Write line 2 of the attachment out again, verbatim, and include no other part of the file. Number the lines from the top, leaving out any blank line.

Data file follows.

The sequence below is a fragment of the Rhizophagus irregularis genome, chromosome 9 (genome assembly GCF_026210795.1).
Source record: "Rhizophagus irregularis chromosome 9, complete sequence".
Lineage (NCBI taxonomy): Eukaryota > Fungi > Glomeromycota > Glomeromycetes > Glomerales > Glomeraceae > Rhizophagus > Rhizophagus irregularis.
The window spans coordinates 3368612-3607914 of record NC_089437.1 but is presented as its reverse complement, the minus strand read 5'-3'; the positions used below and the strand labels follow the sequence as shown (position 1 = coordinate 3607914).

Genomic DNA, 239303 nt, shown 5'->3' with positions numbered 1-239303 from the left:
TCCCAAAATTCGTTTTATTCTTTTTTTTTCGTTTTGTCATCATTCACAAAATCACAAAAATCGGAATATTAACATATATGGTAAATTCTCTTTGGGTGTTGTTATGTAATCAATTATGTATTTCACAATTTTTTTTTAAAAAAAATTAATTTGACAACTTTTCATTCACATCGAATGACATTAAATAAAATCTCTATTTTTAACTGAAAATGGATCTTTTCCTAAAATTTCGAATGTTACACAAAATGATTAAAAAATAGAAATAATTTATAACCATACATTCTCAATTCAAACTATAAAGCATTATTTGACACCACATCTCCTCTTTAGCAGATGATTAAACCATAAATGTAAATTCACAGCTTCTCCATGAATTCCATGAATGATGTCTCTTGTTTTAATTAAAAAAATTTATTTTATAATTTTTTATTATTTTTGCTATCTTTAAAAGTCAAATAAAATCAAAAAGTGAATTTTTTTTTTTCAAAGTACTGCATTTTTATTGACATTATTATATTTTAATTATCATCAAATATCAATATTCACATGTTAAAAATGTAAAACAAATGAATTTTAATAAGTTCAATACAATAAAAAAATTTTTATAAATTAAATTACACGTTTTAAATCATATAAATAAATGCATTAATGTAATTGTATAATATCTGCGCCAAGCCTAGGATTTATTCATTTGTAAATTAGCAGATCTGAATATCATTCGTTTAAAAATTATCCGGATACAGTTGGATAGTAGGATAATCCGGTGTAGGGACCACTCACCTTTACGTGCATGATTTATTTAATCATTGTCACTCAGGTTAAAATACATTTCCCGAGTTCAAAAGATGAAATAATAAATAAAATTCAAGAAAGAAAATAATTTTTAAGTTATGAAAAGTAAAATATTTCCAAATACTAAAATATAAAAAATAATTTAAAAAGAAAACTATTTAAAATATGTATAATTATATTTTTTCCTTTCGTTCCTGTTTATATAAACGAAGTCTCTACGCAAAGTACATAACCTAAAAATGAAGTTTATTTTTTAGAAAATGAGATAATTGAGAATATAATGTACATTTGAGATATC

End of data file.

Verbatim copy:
Source record: "Rhizophagus irregularis chromosome 9, complete sequence".